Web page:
NewsCrime Desk

"Neary was drooling like a starving dog with a steak as he removed my womb"

Michael Neary
Michael Neary

For almost a quarter of a century, Dr Michael Neary carried out a brutal regime on terrified women at Our Lady of Lourdes Hospital in Drogheda.

The shamed obstetrician carried out unnecessary caesarian hysterectomies on scores of women throughout his career, putting them through a violent and unwanted surgery and denying them any hope of having more children.

In one of the greatest medical scandals in the history of the State, he conducted 188 of these surgeries during his reign of terror – an average consultant obstetrician would see five such surgeries in their entire career.

A subsequent report from Judge Maureen Harding Clark found that because of a “culture of respect and fear” his actions went unchallenged for decades.

While many women are still haunted by the actions of the now retired doctor, he walks free.

Now one of these women has bravely published her account of what happened to her at Neary’s hands. 

Kerrywoman Kathleen Ward – herself a qualified nurse and medical practitioner – had an unplanned and unnecessary hysterectomy in 1995 after giving birth.

Kathleen Ward

What followed was a dark period filled with debilitating panic attacks and a traumatic reliving of the operation, while she battled for years against misinformation and injustice to seek recognition and compensation.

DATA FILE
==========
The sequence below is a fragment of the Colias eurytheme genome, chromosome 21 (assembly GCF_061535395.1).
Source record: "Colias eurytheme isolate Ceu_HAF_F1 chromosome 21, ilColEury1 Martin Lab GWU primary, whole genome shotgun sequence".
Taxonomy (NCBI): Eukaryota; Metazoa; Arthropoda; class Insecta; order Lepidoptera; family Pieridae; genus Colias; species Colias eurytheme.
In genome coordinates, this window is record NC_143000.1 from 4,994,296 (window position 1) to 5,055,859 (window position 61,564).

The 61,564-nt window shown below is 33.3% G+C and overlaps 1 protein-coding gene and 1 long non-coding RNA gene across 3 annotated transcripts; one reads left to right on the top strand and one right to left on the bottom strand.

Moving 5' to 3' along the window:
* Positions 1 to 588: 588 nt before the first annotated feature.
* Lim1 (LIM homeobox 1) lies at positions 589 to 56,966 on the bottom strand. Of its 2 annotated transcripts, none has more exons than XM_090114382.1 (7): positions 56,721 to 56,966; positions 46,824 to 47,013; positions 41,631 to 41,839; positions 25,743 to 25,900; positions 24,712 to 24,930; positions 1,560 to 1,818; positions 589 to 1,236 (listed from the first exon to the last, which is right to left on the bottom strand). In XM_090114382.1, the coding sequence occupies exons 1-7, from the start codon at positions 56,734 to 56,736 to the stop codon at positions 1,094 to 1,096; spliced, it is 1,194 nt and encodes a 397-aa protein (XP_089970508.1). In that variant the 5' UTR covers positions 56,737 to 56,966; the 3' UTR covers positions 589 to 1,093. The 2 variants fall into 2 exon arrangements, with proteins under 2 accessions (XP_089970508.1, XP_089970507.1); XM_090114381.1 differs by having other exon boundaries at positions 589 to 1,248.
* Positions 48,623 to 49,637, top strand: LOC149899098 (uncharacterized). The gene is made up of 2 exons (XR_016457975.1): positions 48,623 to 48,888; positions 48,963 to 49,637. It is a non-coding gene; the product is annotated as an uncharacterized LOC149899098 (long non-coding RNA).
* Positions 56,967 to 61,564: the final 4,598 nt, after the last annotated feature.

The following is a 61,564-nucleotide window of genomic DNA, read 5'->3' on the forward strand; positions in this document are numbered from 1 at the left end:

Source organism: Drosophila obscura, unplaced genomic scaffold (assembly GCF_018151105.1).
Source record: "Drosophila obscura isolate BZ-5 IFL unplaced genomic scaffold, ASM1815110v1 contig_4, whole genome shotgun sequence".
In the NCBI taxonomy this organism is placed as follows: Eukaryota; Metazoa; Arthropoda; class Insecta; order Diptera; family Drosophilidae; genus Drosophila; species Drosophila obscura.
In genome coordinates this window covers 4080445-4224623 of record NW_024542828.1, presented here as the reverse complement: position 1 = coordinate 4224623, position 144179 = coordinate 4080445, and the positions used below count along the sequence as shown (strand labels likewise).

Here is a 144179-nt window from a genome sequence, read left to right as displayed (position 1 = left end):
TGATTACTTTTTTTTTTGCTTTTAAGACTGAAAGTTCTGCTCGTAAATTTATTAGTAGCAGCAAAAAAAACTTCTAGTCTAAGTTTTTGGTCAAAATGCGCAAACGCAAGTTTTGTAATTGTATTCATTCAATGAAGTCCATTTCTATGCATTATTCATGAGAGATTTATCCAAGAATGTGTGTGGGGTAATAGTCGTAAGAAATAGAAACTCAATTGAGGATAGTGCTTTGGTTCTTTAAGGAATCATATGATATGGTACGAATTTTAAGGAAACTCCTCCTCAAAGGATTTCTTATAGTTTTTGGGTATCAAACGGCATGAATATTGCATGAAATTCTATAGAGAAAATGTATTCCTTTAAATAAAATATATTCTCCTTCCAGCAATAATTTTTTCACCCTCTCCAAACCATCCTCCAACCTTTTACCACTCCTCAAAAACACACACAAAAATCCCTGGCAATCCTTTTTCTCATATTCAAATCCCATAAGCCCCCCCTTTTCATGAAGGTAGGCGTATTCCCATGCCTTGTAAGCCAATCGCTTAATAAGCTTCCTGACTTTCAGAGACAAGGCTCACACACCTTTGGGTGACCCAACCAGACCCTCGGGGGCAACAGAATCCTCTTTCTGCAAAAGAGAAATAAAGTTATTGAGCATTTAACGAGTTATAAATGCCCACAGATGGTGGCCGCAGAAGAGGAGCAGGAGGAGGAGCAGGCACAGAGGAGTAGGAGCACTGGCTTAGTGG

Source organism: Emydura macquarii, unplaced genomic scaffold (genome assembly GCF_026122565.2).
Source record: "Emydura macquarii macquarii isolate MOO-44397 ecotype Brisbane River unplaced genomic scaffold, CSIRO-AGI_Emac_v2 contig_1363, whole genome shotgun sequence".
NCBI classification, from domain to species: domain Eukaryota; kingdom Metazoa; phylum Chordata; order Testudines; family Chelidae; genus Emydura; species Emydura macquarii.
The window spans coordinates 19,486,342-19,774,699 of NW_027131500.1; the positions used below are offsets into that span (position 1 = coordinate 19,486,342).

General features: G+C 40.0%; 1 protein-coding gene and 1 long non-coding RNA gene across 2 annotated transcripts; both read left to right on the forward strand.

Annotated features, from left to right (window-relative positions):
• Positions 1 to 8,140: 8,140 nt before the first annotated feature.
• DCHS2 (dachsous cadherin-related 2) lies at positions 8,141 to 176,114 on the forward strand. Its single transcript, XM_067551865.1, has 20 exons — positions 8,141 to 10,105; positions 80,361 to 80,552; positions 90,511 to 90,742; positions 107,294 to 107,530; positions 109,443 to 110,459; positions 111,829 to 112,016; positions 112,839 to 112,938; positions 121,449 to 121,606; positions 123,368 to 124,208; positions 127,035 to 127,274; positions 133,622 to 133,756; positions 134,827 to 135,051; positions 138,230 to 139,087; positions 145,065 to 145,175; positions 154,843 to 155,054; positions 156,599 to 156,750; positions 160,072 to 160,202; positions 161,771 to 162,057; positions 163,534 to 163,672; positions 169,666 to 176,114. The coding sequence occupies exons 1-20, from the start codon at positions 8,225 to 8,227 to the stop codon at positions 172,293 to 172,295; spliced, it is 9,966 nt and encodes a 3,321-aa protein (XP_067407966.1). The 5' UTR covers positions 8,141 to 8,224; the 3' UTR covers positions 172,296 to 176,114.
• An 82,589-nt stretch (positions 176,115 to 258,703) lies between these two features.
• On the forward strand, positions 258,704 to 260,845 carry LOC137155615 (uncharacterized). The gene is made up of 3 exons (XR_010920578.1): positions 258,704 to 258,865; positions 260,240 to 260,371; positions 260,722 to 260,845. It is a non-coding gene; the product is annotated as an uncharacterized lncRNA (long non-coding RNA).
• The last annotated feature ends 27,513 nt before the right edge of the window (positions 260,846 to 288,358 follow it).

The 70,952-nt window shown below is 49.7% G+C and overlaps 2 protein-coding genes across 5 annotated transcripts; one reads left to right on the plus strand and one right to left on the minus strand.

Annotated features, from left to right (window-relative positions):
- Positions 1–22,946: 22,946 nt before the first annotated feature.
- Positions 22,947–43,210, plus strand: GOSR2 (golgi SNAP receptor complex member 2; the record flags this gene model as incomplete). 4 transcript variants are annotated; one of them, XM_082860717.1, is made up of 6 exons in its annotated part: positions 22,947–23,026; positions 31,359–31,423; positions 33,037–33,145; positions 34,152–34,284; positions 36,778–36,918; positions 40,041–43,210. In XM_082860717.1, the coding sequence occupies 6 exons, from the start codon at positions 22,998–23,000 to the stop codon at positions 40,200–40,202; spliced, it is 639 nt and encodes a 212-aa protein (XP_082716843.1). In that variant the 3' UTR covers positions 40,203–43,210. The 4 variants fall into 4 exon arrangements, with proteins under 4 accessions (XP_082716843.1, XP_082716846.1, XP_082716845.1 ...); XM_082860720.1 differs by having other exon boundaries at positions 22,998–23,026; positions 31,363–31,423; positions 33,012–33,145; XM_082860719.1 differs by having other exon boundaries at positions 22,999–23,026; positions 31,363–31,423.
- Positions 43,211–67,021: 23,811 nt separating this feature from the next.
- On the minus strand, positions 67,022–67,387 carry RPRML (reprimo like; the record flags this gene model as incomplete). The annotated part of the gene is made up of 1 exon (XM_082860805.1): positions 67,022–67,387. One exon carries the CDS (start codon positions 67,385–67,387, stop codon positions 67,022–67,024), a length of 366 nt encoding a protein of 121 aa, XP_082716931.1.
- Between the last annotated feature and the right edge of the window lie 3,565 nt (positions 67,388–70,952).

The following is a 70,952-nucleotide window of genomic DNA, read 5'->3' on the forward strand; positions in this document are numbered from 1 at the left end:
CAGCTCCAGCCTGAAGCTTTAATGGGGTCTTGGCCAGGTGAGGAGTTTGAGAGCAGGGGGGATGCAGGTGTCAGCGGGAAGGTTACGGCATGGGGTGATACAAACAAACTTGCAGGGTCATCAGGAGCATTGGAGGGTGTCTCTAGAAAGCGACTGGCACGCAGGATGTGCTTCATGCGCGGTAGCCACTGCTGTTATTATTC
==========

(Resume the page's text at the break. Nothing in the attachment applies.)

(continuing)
Her book, A Violation Against Women, tells how she successfully rebuilt her life following the procedure.

And it vividly brings to life how Neary terrified women by telling them they were going to die as he carried out the surgeries.

She can still remember how Neary left her fearing for her life and that of her child. Her husband Peter even bought Neary a gift of Waterford Crystal in thanks, believing he had saved his wife and child’s lives. 

“Your uterus is ruptured,” she recalls him telling her in the book. “The baby is lying outside the womb – he is lying on your bladder. You’re in such a mess that I don’t know what I’ll find when I get in there.” 

“Having made this declaration he walked away and began to scrub for surgery with his usual smirk, casually jesting with staff, as if all was well and this was just another routine procedure,” she writes.

“As I was now anaesthetised, I could not move – it was a case of kicking someone when they were down. Nobody in the operating theatre spoke about what he had said, or addressed me to comment on it.

“All the while, I assumed that Neary was trustworthy and competent.”
But within seconds of making the incision, events became even more dramatic.

“Dr Neary shouted: ‘Jesus, what have we got here? She’ll bleed to death, there is blood everywhere – we are going to lose them both.’ The assisting Senior House Officer neither replied nor altered his expression following Neary’s declaration.

“I started screaming: ‘Don’t let me die, don’t let me die!’ I was frantic with panic and fear.  

“Neary turned towards me, saying: ‘Kathleen, there’s blood everywhere. I will have to do a hysterectomy in a hurry. I’ve got to cut right through your bladder, and I haven’t reached the baby yet. It will be a miracle if he gets out alive. We’ll have to work fast to save your life.’ At that point I must have wakened the dead in the cemetery across the road with my screaming.”